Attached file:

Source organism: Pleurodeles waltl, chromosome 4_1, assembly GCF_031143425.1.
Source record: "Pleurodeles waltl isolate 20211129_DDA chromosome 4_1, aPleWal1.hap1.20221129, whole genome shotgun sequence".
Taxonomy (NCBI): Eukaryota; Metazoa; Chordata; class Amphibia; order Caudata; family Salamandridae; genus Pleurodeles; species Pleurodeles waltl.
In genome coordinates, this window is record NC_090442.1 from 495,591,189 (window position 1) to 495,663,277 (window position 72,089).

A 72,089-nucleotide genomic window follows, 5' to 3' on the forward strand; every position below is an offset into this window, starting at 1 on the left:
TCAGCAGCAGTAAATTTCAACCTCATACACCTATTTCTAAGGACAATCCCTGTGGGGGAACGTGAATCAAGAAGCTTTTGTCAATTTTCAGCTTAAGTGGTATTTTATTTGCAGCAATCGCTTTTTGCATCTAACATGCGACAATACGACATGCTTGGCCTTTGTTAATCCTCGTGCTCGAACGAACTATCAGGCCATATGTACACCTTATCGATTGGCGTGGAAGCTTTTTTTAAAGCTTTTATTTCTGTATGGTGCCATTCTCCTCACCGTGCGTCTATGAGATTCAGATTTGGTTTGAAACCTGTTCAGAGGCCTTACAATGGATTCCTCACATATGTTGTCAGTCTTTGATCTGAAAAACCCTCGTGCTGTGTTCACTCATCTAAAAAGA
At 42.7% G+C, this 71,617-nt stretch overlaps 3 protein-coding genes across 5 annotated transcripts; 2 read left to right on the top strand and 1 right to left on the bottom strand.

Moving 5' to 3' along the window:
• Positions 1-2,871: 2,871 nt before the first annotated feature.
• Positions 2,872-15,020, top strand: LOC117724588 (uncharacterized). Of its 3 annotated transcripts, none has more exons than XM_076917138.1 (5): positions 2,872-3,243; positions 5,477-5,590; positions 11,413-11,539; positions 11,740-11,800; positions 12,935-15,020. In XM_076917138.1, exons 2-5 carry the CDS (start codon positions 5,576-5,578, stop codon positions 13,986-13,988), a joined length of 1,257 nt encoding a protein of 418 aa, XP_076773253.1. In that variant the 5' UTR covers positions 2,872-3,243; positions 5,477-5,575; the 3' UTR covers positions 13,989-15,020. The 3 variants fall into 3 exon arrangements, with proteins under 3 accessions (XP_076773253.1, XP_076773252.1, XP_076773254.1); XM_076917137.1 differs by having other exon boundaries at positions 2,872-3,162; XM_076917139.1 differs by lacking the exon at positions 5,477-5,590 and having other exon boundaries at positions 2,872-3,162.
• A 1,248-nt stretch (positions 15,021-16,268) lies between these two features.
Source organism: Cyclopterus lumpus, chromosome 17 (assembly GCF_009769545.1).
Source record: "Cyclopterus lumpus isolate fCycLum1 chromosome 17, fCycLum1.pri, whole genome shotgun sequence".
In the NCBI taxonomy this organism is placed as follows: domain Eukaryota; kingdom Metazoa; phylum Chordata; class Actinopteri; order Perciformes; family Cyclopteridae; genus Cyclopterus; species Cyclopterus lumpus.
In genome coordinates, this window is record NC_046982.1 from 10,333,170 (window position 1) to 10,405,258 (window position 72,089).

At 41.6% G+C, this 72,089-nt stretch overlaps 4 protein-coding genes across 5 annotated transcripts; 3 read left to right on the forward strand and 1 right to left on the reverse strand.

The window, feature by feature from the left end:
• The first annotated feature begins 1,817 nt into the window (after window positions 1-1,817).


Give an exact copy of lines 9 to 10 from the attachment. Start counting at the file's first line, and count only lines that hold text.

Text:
• Positions 1-2,871: 2,871 nt before the first annotated feature.
• Positions 2,872-15,020, top strand: LOC117724588 (uncharacterized). Of its 3 annotated transcripts, none has more exons than XM_076917138.1 (5): positions 2,872-3,243; positions 5,477-5,590; positions 11,413-11,539; positions 11,740-11,800; positions 12,935-15,020. In XM_076917138.1, exons 2-5 carry the CDS (start codon positions 5,576-5,578, stop codon positions 13,986-13,988), a joined length of 1,257 nt encoding a protein of 418 aa, XP_076773253.1. In that variant the 5' UTR covers positions 2,872-3,243; positions 5,477-5,575; the 3' UTR covers positions 13,989-15,020. The 3 variants fall into 3 exon arrangements, with proteins under 3 accessions (XP_076773253.1, XP_076773252.1, XP_076773254.1); XM_076917137.1 differs by having other exon boundaries at positions 2,872-3,162; XM_076917139.1 differs by lacking the exon at positions 5,477-5,590 and having other exon boundaries at positions 2,872-3,162.